Thus, the primary need is to eliminate channel-specific silos by seamlessly connecting them to ensure that information flows across channels are enabled in near real time. Effective fulfillment of orders transcending channels requires total synchronization, that is, the integration of all core functions involved in the order receiving and completion process, as well as the decision-support functions that make business and process/policy decisions. While achieving this level of synchronization is no easy task, there are significant rewards for organizations that manage to do so, as both customer experience and supply chain efficiencies improve.

MCI: The Integrating Glue for MCO

Merely operating multiple channels does not imply that the full vision of multi-channel commerce (MCC) is realized. This is just the first infrastructural or operational step towards achieving that goal. A state in which multiple channels operate in isolation and converge only in the accounting books (financially) is just multi-channel operations (MCO). True MCC is achieved only after the various channels (both buy and sell side) are completely integrated, which is where multi-channel integration (MCI) comes in.

With MCI, the supply chain functions that help capture and fulfill orders are integrated such that each channel is aware of the fulfillment rules/policies/processes followed by the other channels. When MCI is achieved, customer experience is seamless. The customer can transact with the retailer through any channel, over any part of the ordering process. Whether the customer researches the product online and then places the order through the call center, or whether the product received is returned at a store, the customer will be able to move from channel to channel and yet receive the same service level. On the supply side, the retailer gains a unified view of the supply chain to consistently apply business rules and policies. It can weigh the various fulfillment options available before choosing the most cost-effective and efficient option.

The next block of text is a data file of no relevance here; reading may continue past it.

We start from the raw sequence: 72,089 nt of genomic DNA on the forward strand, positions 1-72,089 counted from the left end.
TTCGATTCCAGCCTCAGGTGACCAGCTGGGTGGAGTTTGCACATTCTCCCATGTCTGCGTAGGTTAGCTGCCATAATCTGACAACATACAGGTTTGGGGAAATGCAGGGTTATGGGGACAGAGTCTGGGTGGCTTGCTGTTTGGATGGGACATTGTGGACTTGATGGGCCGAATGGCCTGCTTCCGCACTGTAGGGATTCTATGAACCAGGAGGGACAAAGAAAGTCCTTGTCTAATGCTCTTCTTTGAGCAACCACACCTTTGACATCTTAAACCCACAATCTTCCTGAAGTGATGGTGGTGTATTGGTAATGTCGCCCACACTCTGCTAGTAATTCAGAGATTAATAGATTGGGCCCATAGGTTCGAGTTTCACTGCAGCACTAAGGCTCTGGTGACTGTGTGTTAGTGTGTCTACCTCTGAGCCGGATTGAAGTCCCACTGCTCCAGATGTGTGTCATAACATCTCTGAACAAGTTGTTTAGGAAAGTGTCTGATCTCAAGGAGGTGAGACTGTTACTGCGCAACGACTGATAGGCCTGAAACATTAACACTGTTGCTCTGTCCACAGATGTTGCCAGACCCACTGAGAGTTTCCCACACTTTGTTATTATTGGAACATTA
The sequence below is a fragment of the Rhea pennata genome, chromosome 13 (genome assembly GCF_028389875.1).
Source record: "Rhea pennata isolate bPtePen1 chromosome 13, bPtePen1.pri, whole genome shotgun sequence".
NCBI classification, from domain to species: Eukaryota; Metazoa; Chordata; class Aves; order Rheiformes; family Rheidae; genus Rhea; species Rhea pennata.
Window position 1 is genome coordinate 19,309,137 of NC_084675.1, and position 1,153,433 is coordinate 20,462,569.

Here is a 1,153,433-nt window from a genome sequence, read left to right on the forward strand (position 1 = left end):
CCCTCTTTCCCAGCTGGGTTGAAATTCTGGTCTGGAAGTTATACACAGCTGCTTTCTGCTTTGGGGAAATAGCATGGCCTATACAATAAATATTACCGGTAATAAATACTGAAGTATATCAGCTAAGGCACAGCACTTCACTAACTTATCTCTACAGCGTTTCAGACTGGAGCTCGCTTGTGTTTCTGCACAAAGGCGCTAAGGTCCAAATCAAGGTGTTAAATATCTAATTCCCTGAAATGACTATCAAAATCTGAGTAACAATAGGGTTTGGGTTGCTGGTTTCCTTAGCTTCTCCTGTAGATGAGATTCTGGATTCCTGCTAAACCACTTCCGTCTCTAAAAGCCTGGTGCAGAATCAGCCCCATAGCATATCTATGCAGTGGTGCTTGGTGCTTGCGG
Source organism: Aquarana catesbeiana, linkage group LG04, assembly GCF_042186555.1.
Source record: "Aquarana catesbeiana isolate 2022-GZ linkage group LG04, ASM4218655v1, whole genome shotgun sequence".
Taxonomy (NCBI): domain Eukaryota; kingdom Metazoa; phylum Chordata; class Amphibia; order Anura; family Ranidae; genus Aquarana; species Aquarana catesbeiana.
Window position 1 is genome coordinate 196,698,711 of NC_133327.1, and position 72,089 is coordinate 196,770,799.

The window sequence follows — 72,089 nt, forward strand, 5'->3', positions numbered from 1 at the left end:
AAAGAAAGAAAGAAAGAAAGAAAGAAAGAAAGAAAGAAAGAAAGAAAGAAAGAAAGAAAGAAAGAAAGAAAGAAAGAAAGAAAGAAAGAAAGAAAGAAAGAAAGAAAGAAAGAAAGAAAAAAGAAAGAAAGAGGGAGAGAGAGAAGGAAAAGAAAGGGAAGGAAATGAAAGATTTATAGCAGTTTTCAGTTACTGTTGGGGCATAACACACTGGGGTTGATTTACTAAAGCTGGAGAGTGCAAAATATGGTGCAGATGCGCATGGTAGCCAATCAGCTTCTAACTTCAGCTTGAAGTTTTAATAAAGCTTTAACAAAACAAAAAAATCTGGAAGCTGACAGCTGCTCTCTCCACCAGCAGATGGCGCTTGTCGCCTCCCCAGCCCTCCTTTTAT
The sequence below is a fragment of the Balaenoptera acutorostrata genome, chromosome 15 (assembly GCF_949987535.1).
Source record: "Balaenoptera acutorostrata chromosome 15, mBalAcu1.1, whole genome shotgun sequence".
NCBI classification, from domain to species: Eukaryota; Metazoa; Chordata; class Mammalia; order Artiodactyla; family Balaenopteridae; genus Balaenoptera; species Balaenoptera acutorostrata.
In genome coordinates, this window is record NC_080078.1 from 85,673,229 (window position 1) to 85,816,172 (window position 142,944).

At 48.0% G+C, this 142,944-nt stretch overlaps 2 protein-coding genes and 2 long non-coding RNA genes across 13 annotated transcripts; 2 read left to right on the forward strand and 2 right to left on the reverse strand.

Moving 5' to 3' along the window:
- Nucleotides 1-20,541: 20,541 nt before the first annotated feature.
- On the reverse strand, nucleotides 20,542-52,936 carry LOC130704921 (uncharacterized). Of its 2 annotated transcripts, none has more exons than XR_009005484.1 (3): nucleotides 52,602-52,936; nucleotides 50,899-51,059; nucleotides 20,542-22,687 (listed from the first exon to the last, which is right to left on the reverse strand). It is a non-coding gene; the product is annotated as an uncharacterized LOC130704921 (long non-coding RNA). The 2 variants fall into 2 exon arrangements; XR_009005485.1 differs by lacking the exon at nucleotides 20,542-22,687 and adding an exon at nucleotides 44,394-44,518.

More importantly, with MCI, organizations are able to use data gathered to answer questions about customer behavior: Which channel is used by customers to research products and which one for order placement? What are the relationships among products bought by the same customer across channels? Which promotions attract target customer segments? These insights provide a glimpse into not just "what" customers buy but also "why" and "where." Such information can be used to design focused, personal offerings or services.

Additionally, integration enables intelligence gathering on internal aspects of the supply chain to verify the ability and readiness to service customers. For instance, by obtaining a consolidated view of cross-channel demand, planners can manage supplies better and eliminate wasteful inventory. In the event of a stock-out at a store, sales personnel can quickly check the inventory status and save the sale by offering to ship the product from another location to the customer directly.